7 Things You Should Know About Post Production


Post-Production.  That wonderful world where all of your ideas, footage and other assets get together to be crafted into an amazing visual product. It’s an exciting process where you can let your imagination run wild and have a lot of fun experimenting with different concepts.  But, as with anything, understanding the capabilities and limitations of post-production will go a long way in planning, setting expectations, ensuring a smooth workflow and coming out on the other side with the video that you wanted.

So here are seven things you need to know about post-production…

#1  It’s More Than Just Editing

Post-Production encompasses a lot of different tasks.  Editing together the video and audio is simply the foundation.  On top of that, there are titles, graphics, animations, sound design, audio mixing and colour grading.

On smaller productions, it can easily be one person handling all of those tasks.  In bigger budget projects those roles get divided among specialists within each field. Each aspect of the post process is a skill of its own.

If a project has a working script or storyboard, the post team is also on top of cross-referencing the edits against that information to make sure things are being assembled to plan.

They are also brainstorming creative and technical solutions around any unexpected snags that may come up.  Even with the best-laid plans, there will always be a bit of Murphy’s Law.

#2 Things Takes Longer Than You Think

Everything in ‘post’ (post-production) takes longer than most people realise and it’s understandable that they assume it’ll move faster than it does. It’s not until one is involved in post that they can appreciate how much time and energy is put into the process.

If a project has an hour of source video (raw footage), it can take twice as long to go through that footage.  While screening, the editor will need extra time to mark good shots or compare alternate takes.  With interview footage, it can take a couple of listens to sort out the best bits that’ll work together in the final edit. 

A lot of trial and error goes into assembling the first draft a person sees. A good amount of time is also spent on finessing all the edits and elements.

Even a simple sounding client request such as inserting a new audio grab into an existing edit isn’t so simple.  That new audio grab will create a domino effect of adjustments.  Music will need to be extended and re-mixed, extra coverage may be needed as overlay over the new grab and surrounding clips may need to be adjusted.  Once all changes are done, the editor needs to watch the video from start to finish a couple of times to make sure everything flows together as it should.  The time involved for all of these steps adds up quickly.

#3 You Can’t Fix Everything In Post

“We’ll fix it in post.”   An age-old saying that’ll send chills down the post team’s spine.  These days, the saying has evolved to, “There’s a plug-in that’ll fix that.”

There’s an amazing amount of things that can be fixed in post-production and new technology is always being developed that allows post teams to do even more.  It’s truly impressive. But there are always limits.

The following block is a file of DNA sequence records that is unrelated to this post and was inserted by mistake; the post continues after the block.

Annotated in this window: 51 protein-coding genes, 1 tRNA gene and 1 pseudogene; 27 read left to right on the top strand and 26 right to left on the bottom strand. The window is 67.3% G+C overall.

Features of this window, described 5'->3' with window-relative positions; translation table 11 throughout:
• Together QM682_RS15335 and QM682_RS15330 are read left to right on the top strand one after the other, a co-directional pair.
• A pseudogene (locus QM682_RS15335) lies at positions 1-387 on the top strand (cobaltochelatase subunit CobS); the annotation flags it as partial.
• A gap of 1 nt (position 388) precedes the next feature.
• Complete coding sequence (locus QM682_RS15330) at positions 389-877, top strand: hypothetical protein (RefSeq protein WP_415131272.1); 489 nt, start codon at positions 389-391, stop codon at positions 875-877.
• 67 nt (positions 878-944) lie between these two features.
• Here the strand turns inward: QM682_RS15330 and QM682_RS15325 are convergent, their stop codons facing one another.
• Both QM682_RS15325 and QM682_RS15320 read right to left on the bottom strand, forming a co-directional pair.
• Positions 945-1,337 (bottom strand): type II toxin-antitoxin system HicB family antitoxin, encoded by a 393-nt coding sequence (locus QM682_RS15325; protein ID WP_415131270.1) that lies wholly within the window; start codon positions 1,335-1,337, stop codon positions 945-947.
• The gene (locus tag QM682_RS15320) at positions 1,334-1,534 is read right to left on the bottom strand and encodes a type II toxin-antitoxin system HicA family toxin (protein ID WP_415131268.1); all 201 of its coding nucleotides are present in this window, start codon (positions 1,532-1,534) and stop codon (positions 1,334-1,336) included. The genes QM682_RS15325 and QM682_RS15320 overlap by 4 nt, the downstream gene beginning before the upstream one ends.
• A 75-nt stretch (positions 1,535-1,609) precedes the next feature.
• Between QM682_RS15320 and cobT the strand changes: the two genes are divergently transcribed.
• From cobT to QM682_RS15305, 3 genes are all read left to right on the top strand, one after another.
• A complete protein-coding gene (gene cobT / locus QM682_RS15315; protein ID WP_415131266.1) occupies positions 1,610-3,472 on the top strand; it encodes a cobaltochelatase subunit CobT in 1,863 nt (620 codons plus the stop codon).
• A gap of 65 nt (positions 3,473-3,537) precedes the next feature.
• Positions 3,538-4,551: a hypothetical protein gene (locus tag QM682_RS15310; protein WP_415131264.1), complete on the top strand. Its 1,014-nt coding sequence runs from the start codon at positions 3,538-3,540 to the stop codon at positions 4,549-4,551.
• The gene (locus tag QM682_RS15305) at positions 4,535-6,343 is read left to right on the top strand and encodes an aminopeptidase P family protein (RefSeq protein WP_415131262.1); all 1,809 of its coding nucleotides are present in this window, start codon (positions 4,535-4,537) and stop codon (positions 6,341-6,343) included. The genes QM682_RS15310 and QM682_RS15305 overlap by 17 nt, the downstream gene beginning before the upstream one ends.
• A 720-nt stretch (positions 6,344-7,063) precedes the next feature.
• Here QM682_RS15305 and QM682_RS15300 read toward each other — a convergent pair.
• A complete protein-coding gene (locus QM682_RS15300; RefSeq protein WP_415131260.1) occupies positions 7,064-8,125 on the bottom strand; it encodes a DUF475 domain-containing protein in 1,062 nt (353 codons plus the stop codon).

One of the toughest things to repair is bad audio.  Let’s say there’s unwanted background noise in the footage.  There are filters that can hone in on the frequency of the noise to negate it.  With subtle and steady noises the filters will work wonders without affecting the remaining audio. With extreme levels of background noise, such as machinery or strong wind, or inconsistent fluctuations, the filters can eliminate the offending noise but the audio will end up sounding muffled or a bit like it’s underwater.  For some people, that’s an acceptable compromise, but more often it is not ideal.

Another big one post teams see often is shaky footage.  It’s incredible how well post technology can steady a slightly shaky image.  But, if the picture shakes too much, the end result will be a steady image that looks a bit distorted because of all the stretching that has to happen to compensate for the shake. Sometimes it’s an acceptable, hardly noticeable, solution.  Other times it’s quite noticeable and more distracting than the shaky footage.

If, while filming, people are counting on the post team to solve all the problems they’re encountering, then they may be setting themselves up for disappointment.  If possible, consult with the post team as issues arise and they will advise what they feel they can seamlessly fix and what they can fix but will result in some side effects.

#4 Know What You’re Watching

When receiving a screener, be clear on what sort of edit is being reviewed. Knowing the type of edit allows one to know what to expect and what to critique.  The type of initial screener sent out will vary between production companies.  Our approach is to send out a ‘Directors Cut’ which is a polished edit so you don’t need to watch version after version of your video, however, traditional video production companies prefer to do it in stages.  It’s good to know the traditional stages and lingo to better communicate with the post-production team.